People stopped being farmers because their manual labor got automated. They could still use their brain and other hard to automate stuff like their hands and eyes to make money, though. Nowadays, we're starting to automate not just hands and eyes, but increasingly the brain too. There will be just one "skill" left and that is being human. This skill is rather important in entertainment, arts, horeca, health care and medical stuff. Do you see your average factory worker or truck driver work in these sectors? I don't. There will NOT be more than enough to be done that requires humans and we're already starting to see that today. This will happen to loads of people that do not posess any skill that hasn't been automated or are not quick or flexible enough to learn new skills. These "useless people" will not "find other stuff to do". We will therefore need to find alternative means to keep them busy. Basic income sounds like quite a nice - if not the only - solution. We should, however, make haste, because there's only one alternative to basic income and that's an unescapable oligarchy, where all production and transport capacity is owned by a handful of people. That's something that should be prevented anyway so basic income should probably be set up in such a way that the people are effectively the shareholders of the planet, which is in fact really not that difficult to get right. The alternative is that the vast majority of our posterity will be born into effective slavery.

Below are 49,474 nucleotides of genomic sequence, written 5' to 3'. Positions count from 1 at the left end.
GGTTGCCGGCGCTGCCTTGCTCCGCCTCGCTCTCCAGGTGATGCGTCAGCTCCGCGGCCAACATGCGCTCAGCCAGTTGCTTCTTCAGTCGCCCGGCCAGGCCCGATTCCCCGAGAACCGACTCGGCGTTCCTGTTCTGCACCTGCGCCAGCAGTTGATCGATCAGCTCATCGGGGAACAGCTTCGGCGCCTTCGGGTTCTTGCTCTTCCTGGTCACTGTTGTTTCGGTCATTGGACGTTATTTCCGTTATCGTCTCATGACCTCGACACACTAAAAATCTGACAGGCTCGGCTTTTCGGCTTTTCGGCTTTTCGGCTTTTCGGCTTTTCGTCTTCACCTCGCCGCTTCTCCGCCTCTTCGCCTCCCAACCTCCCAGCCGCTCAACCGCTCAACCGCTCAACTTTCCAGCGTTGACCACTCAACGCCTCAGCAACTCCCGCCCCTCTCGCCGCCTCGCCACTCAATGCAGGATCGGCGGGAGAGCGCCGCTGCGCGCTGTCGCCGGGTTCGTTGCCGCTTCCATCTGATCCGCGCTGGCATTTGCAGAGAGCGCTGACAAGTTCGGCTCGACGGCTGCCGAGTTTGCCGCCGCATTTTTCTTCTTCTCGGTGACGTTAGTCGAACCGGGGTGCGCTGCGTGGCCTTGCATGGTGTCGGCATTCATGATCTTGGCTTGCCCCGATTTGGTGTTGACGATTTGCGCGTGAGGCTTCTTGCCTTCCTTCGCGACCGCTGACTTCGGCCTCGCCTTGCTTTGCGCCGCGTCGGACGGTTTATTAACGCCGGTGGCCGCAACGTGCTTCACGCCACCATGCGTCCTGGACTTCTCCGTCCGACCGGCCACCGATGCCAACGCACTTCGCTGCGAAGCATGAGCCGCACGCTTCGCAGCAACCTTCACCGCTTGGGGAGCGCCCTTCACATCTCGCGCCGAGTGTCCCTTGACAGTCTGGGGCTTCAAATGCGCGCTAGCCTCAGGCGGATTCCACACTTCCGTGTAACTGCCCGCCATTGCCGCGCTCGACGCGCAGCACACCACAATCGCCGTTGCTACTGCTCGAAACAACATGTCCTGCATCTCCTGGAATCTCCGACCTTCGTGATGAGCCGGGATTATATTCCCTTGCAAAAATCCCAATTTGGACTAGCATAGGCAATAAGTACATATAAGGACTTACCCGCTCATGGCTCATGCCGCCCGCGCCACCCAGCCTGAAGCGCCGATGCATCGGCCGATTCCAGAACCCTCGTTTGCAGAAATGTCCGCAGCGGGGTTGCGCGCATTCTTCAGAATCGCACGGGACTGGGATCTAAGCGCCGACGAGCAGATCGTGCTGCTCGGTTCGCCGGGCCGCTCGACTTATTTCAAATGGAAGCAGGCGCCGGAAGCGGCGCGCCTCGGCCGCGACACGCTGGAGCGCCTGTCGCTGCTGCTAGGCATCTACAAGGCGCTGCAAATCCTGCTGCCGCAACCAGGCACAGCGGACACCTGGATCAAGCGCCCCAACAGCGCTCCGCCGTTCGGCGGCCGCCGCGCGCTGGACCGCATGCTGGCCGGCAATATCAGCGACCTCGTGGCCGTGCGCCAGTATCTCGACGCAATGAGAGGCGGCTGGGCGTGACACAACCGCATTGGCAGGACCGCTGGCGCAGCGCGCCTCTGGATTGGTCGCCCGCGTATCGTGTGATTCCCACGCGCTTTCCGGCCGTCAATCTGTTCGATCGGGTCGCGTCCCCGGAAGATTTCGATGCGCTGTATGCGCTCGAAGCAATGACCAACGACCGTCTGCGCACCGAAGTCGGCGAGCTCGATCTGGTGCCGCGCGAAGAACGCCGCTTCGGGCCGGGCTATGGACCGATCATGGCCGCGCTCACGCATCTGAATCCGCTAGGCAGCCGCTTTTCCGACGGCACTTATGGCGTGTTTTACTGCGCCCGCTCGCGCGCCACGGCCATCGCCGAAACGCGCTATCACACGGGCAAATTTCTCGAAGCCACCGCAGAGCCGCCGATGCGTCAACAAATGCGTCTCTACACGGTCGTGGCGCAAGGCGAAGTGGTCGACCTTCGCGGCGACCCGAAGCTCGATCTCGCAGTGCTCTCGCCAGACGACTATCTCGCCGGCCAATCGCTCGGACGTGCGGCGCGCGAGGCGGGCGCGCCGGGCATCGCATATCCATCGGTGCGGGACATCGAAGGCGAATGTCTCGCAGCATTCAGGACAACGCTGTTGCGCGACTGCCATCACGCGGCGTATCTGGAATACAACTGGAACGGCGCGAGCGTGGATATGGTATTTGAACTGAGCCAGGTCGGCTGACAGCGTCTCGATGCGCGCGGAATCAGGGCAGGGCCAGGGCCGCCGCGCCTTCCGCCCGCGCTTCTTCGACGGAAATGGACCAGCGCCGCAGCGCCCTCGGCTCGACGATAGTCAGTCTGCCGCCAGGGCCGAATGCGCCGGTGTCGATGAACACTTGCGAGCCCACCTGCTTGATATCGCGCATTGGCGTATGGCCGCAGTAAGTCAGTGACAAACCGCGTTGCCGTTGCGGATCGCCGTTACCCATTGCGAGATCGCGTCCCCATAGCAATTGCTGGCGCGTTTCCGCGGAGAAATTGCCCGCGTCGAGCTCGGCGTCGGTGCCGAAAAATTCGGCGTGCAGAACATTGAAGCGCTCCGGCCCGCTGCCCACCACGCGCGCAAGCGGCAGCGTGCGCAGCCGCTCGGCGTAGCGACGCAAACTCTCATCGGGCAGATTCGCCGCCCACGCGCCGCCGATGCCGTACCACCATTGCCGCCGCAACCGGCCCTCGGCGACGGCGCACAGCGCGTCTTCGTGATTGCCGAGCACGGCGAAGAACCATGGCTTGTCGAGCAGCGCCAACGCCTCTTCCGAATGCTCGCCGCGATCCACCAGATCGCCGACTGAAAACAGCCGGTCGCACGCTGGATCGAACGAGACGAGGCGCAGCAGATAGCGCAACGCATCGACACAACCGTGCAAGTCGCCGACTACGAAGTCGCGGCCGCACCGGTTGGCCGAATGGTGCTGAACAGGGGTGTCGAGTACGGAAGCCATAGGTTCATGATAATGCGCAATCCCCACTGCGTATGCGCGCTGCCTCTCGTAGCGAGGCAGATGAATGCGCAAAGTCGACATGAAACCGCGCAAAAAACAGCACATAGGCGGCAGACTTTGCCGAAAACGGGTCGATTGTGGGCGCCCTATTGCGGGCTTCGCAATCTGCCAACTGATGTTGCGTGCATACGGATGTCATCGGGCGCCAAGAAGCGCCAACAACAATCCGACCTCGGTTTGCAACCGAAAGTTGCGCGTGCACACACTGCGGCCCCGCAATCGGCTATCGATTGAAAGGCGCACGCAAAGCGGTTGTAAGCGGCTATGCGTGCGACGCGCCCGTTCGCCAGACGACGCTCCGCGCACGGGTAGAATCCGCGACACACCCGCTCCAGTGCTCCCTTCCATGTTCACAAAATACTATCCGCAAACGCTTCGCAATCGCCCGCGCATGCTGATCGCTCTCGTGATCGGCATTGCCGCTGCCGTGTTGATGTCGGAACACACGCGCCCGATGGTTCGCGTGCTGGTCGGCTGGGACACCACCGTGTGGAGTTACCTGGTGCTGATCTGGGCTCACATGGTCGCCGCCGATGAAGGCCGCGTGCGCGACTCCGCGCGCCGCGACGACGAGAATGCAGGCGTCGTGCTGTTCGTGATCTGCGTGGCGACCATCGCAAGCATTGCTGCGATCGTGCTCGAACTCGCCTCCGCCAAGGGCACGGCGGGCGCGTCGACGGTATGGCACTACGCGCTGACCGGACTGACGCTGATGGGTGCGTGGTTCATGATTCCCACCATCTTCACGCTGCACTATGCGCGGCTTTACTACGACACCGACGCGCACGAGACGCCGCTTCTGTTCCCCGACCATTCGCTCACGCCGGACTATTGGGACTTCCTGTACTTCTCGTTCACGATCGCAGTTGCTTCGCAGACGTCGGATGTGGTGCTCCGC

And it would be quite ridiculously sad if that were to happen because you believe that "people will find other stuff to do because they did so in the past". We already today have many people that are incapable of any contribution. As we raise the bar, this group will grow and it really isn't that difficult to understand that there are limits to this, simply because there are limits to human (brain) capacity.